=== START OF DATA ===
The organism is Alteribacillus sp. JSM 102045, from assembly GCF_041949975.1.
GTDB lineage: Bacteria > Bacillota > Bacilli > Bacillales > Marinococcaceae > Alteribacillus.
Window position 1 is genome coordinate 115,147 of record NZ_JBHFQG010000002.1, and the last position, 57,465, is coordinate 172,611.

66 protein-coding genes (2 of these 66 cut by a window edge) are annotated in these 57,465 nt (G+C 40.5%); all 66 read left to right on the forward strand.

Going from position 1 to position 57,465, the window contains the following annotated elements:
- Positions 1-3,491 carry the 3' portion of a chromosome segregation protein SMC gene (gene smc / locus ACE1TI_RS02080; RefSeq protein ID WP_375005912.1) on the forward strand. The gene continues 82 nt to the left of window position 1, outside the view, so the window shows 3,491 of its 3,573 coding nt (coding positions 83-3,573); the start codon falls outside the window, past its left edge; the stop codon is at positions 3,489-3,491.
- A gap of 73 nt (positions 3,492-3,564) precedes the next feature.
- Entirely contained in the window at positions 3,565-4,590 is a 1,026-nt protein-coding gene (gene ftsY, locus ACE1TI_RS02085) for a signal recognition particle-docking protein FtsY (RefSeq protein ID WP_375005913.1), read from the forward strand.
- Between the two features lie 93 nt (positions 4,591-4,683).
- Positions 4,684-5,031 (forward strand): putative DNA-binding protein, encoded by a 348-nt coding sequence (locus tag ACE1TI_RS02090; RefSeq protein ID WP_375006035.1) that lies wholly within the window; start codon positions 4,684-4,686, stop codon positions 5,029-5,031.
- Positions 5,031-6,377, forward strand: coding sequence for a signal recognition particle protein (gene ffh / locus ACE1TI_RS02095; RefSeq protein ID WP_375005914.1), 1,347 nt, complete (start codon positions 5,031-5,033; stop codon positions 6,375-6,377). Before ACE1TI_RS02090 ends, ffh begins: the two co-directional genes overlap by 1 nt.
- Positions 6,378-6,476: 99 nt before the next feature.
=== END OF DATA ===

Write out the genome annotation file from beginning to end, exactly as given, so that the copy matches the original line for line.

The organism is Alteribacillus sp. JSM 102045, from assembly GCF_041949975.1.
GTDB lineage: Bacteria > Bacillota > Bacilli > Bacillales > Marinococcaceae > Alteribacillus.
Window position 1 is genome coordinate 115,147 of record NZ_JBHFQG010000002.1, and the last position, 57,465, is coordinate 172,611.

66 protein-coding genes (2 of these 66 cut by a window edge) are annotated in these 57,465 nt (G+C 40.5%); all 66 read left to right on the forward strand.

Going from position 1 to position 57,465, the window contains the following annotated elements:
- Positions 1-3,491 carry the 3' portion of a chromosome segregation protein SMC gene (gene smc / locus ACE1TI_RS02080; RefSeq protein ID WP_375005912.1) on the forward strand. The gene continues 82 nt to the left of window position 1, outside the view, so the window shows 3,491 of its 3,573 coding nt (coding positions 83-3,573); the start codon falls outside the window, past its left edge; the stop codon is at positions 3,489-3,491.
- A gap of 73 nt (positions 3,492-3,564) precedes the next feature.
- Entirely contained in the window at positions 3,565-4,590 is a 1,026-nt protein-coding gene (gene ftsY, locus ACE1TI_RS02085) for a signal recognition particle-docking protein FtsY (RefSeq protein ID WP_375005913.1), read from the forward strand.
- Between the two features lie 93 nt (positions 4,591-4,683).
- Positions 4,684-5,031 (forward strand): putative DNA-binding protein, encoded by a 348-nt coding sequence (locus tag ACE1TI_RS02090; RefSeq protein ID WP_375006035.1) that lies wholly within the window; start codon positions 4,684-4,686, stop codon positions 5,029-5,031.
- Positions 5,031-6,377, forward strand: coding sequence for a signal recognition particle protein (gene ffh / locus ACE1TI_RS02095; RefSeq protein ID WP_375005914.1), 1,347 nt, complete (start codon positions 5,031-5,033; stop codon positions 6,375-6,377). Before ACE1TI_RS02090 ends, ffh begins: the two co-directional genes overlap by 1 nt.
- Positions 6,378-6,476: 99 nt before the next feature.